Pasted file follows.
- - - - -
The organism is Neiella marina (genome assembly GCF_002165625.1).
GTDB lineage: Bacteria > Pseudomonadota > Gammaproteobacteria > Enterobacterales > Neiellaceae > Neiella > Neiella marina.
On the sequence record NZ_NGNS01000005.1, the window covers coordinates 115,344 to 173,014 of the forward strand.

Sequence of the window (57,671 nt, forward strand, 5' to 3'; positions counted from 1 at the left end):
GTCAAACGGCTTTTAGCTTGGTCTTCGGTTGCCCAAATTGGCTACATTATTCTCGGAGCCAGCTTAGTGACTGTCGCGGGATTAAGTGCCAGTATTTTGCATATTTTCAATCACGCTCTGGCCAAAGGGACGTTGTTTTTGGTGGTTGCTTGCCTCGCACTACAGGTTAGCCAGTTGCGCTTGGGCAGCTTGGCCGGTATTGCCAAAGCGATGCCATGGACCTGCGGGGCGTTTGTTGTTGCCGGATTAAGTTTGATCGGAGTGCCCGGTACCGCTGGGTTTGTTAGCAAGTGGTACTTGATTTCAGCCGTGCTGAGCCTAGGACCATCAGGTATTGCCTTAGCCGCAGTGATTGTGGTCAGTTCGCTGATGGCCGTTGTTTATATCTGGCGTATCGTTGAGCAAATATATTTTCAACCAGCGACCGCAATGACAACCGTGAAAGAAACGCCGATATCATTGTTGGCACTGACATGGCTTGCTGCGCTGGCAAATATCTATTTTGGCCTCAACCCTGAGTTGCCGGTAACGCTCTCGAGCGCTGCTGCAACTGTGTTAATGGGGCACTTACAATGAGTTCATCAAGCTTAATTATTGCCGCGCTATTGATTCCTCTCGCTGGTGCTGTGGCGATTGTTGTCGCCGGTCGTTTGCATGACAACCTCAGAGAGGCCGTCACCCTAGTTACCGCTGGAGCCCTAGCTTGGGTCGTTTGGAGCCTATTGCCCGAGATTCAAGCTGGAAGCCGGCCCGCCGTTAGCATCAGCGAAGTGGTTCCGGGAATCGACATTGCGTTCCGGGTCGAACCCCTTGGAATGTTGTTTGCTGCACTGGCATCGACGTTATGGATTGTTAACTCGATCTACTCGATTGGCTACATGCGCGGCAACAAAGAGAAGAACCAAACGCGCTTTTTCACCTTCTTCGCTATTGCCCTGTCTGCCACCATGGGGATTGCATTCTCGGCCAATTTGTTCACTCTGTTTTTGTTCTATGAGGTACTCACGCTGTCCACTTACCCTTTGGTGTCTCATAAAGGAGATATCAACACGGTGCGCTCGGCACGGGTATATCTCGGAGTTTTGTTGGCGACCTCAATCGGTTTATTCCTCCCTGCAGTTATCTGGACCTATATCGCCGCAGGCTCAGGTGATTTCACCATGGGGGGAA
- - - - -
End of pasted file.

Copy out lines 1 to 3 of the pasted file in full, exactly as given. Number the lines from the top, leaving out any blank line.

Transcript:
The organism is Neiella marina (genome assembly GCF_002165625.1).
GTDB lineage: Bacteria > Pseudomonadota > Gammaproteobacteria > Enterobacterales > Neiellaceae > Neiella > Neiella marina.
On the sequence record NZ_NGNS01000005.1, the window covers coordinates 115,344 to 173,014 of the forward strand.